Eventually the fish is motionless and the monkey thinks he
did a good thing for the fish (27-28).
Elmer's point is summed up in his
statement: "The fish likely saw the arrogance of the monkey's assumption that what was good for monkeys would also be good for fish.
This arrogance, hidden from the monkey's consciousness, far overshadowed his
kindness in trying to help the fish.
Thus good intentions are not enough" (28).
The monkey is the Elmer's focus; through the remainder of the book, the reader is encouraged to be more culturally aware.
Part Two is loaded with examples of people from one culture entering into another with incorrect assumptions.
Generally, the most glaring examples are when Western culture meets Eastern, or when either enter the "Two-Thirds world" culture, as Elmer
often calls most of African and other improvised nations.
Elmer's goal of Part Two (and really much of the other two parts as well) is to keep the reader from being a monkey (37).
To encourage his
reader to have a true attitude of servanthood, Elmer
spends a great deal of pages working on cultural awareness.
writes, "Therefore, let us intentionally, everyday, ask what we have learned about how a servant looks and acts in this culture.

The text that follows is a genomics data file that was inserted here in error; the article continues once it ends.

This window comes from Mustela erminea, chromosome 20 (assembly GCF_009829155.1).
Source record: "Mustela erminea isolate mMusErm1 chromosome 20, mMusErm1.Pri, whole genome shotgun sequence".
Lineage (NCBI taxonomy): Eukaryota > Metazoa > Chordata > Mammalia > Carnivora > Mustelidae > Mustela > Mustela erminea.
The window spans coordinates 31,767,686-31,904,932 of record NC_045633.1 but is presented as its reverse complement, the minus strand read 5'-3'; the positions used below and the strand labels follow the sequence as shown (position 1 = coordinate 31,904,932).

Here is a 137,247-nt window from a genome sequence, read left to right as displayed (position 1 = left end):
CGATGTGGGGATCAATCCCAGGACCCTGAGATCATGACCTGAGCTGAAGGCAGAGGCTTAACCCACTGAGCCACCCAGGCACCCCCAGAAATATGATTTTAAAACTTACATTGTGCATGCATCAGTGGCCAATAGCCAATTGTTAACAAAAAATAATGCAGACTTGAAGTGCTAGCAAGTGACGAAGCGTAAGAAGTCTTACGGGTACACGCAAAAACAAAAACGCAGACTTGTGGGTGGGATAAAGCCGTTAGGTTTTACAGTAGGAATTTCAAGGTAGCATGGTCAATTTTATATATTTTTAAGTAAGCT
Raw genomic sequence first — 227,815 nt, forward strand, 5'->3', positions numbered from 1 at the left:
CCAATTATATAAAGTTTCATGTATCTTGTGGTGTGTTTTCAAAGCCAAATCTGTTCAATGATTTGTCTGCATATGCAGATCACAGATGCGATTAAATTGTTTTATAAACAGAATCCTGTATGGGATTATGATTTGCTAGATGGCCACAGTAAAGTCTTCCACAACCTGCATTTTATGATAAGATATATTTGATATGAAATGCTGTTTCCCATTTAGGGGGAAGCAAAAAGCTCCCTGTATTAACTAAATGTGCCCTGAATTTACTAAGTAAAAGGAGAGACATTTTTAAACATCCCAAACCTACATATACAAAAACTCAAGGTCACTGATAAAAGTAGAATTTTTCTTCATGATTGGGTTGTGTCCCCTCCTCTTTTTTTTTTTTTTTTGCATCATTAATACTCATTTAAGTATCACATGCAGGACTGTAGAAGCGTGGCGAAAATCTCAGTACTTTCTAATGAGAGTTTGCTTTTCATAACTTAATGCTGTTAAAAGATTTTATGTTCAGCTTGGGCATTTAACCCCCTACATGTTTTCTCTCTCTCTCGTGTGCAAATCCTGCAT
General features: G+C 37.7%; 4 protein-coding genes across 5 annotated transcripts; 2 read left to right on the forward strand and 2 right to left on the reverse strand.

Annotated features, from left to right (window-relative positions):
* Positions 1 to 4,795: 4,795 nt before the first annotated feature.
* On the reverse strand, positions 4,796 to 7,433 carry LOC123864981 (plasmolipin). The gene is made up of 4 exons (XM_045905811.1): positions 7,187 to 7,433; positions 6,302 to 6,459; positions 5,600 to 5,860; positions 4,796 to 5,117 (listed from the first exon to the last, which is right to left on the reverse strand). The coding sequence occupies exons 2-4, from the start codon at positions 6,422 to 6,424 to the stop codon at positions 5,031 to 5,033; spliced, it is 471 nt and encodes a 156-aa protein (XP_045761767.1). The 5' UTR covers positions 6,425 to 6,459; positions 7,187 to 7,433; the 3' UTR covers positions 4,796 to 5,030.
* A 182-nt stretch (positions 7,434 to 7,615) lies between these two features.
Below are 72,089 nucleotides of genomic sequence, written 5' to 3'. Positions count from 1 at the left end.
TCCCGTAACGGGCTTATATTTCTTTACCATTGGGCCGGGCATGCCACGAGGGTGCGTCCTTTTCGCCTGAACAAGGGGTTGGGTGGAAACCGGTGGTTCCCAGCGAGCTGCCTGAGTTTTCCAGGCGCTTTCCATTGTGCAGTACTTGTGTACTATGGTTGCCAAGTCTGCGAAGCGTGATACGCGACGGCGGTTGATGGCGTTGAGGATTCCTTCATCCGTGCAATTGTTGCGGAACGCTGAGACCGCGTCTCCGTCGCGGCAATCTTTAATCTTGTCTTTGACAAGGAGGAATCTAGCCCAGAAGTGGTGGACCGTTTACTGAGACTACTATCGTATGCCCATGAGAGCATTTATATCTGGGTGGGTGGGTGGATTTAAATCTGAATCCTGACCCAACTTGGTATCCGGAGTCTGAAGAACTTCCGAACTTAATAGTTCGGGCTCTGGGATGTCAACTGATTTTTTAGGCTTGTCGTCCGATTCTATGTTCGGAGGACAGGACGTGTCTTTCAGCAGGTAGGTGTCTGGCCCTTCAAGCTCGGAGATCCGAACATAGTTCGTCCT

Otherwise we may be deluded into thinking we are serving when others may not see it that way at all" (37).
It is in this section that Elmer
identifies a linear model to help one integrate into and understand a culture other than his
best explains it in reverse order, Elmer's model for entering and serving another culture starts with Openness.
"Openness with people of other cultures" Elmer
says, "requires that you are willing to step out of your comfort zone to initiate and sustain relationship in context of cultural differences" (151).
The next step is Acceptance.
In this step, there must be a comfort and feeling of safety around one another (151).
Acceptance is followed by Trust.
On trust, Elmer
writes, "You can't build trust with another person until they feel like they have been accepted by you-until they feel that you value them as human beings" (151).
Then comes learning.
After trust is established, there is a greater likelihood that people will share important information (151).